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Technical Support Document

Recommended Steps To Be Included in a Procedure for Removal and Insertion of Valves in Medical Oxygen Cylinders

June 5, 2009


Oxygen is one of the three components necessary for combustion. Great care must always be taken when performing any operation in an oxygen-enriched environment. Catalina Cylinders recommends the following steps be included in any procedure for the valve removal from, and the insertion in, oxygen cylinders.

Valve Removal

  1. Always perform the valve removal operation in a well-ventilated and clean (oil-free) area.


  2. Make sure there are no possible sources of ignition (i.e. lit cigarettes, open flames, welding equipment, etc.) in the well ventilated area in which the valve removal form the oxygen cylinders will be performed.


  3. Always use clean (oil-free) tools.


  4. Verify the cylinder is an oxygen cylinder by the Oxygen USP Warning label on the sidewall of the cylinder and the O2 or O with a 2 inside it stamping in the crown marking on the top of the cylinder. Do not remove the valve from a cylinder of which the contents of the cylinder is unknown.


  5. Open the valve slightly and verify the cylinder is free of oxygen charge.


  6. Do not remove the valve from cylinders containing any charge (pressure).


  7. Secure the cylinder, use a wrench that fits the valve body and manually supply enough force to break the valve free from the cylinder.


  8. Stop and listen (for hissing) for loss of contents. If heard discontinue any efforts to remove the valve from the cylinder.


  9. If there is no evidence of loss of contents after breaking the valve free, continue to remove the valve.


  10. If the valve binds (sticks) in the threads during removal, do not use an oil-based release agent to assist in the removal of the valve.


  11. After removal of a valve that was stuck in a cylinder, evaluate the threads of the valve and cylinder before ire-inserting the valve into the cylinder.


  12. Discard the Teflon o-ring. It cannot be reused.



Valve Insertion

  1. Always perform valve insertion operation in clean (oil-free) area.


  2. Always use clean (oil-free) tools.


  3. Verify the cylinder is an oxygen cylinder by the Oxygen USP Warning label on the sidewall of the cylinder and the O2 or O with a 2 inside it stamping in the crown marking on the top of the cylinder.


  4. Verify the valve is the correct valve to be used in oxygen service. For DOT-3AL cylinders the valves are CGA 870 or CGA 540 valves with straight threads.


  5. Verify the valve and cylinder threads are free of all oil-based products (i.e. lubricants). Never use products containing oil in the valve insertion process in oxygen cylinders.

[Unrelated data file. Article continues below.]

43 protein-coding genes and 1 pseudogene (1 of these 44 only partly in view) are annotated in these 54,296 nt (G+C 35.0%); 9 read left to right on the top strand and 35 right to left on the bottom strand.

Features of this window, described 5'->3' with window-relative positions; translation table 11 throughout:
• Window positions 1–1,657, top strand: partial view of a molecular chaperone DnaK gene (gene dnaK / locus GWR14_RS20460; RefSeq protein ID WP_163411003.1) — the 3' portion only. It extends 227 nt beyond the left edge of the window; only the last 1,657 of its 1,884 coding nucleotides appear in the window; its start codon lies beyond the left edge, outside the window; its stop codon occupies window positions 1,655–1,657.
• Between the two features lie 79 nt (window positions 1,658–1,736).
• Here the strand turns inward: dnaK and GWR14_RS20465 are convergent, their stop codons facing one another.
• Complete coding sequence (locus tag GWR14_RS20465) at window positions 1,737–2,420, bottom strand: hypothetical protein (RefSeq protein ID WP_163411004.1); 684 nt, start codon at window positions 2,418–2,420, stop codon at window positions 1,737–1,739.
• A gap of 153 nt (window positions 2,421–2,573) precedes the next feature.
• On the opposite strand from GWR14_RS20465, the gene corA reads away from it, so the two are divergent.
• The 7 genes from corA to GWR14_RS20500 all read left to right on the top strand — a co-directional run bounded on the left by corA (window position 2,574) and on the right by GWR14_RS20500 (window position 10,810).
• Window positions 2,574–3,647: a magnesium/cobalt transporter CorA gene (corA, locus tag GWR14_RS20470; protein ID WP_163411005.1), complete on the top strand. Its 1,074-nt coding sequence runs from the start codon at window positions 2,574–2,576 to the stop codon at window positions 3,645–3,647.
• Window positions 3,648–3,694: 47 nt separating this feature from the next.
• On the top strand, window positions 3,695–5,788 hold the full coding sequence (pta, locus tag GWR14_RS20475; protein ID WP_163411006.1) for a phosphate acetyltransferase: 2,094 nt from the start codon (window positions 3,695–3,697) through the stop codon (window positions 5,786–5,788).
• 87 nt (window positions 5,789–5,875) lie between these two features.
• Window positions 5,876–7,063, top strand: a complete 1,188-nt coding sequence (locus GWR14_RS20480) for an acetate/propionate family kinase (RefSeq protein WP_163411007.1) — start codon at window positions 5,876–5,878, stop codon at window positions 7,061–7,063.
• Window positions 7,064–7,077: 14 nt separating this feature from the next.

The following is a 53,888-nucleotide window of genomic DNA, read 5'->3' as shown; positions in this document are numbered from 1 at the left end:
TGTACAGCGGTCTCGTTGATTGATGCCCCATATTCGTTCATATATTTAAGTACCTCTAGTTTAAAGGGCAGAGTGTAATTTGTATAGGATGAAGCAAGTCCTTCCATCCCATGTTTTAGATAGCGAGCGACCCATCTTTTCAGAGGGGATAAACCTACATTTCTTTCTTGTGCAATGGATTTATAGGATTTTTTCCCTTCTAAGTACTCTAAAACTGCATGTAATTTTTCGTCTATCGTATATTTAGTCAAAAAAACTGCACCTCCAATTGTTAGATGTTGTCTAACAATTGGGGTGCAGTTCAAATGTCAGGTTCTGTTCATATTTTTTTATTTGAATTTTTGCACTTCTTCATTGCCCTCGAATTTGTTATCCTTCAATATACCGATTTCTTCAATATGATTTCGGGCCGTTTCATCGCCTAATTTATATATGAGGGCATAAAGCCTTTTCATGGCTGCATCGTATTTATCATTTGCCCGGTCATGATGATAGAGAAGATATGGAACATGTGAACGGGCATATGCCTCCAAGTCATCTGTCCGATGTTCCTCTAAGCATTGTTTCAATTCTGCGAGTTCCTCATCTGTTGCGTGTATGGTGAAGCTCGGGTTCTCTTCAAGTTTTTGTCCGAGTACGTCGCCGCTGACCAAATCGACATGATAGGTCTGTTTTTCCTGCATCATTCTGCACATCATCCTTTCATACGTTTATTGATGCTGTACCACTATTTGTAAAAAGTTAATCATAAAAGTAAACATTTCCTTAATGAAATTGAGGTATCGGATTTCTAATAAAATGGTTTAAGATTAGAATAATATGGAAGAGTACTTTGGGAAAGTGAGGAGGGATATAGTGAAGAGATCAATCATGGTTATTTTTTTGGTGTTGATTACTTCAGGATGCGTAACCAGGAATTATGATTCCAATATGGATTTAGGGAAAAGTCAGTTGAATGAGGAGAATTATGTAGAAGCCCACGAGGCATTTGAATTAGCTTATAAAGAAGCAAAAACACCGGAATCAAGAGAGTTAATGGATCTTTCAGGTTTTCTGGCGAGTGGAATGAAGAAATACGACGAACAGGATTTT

6. Inspect the inlet and outlet connection of the valve and the threads and o-ring gland of the cylinder for damage to the threads and o-ring area. If either the valve or cylinder has damage to the threads or the o-ring area, do not insert the valve into the cylinder.


  7. Always use a new Teflon o-ring every time the valve is re-installed. Verify that the new Teflon o-ring is free of lubricants and damage.

    Cylinder Valve Teflon
    Thread Designation Designation O-ring Size
    .750 - 16 UNF CGA 870 210
    1.125 - 12 UNF CGA 540 216

  8. Never use Teflon tape or any other sealing compound to seal a leaking valve/cylinder assembly.


  9. Teflon o-rings are easily damaged. Be careful when putting the o-ring onto the valve. Contact the valve manufacturer for their recommended technique to install a Teflon o-ring on a valve.


  10. Tighten the valve hand tight.


  11. If you feel the valve binding in the cylinder while inserting the valve, stop immediately, remove the valve, check the threads of the valve and cylinder for apparent damage, inspect the cylinder internally for contamination.

    Remove from service a valve and/or cylinder with damaged threads.

    If contaminates are visible inside a cylinder, remove all contaminates and re-inspect the inside of the cylinder verifying the cylinder is free of contaminates before inserting a valve into the cylinder.

    Caution: If using compressed air to remove (blowout) contaminates form a cylinder, make sure the air is oil free. The compressed air system should have in-line oil filters. Many standard compressed air systems do not have in-line oil filters.


  12. Final tightening of the valve should be done with a clean calibrated torque wrench to the recommended torque values noted below:

    Thread Catalina Cylinders
    Designation Recommended Torque
    .750 - 16 UNF 80 lbf - ft   -   85 lbf - ft
    1.125 - 12 UNF 95 lbf - ft   -   100 lbf - ft

  13. When torquing is complete, there should be no gap between the bottom of the flange of the valve and the top of the cylinder. For oversized o-rings, a slightly higher amount of torque may be required to seat vavles completely.

  14. Close the valve with no more than 1 lbf - ft torque.


  15. Do not tamper with the safety device of the valve. The safety device of the valve should be rated at the test pressure of the cylinder.


  16. Whenever replacing the safety device of a valve, Catalina Cylinders recommends that you always replace the safety device with a complete new safety device assembly.





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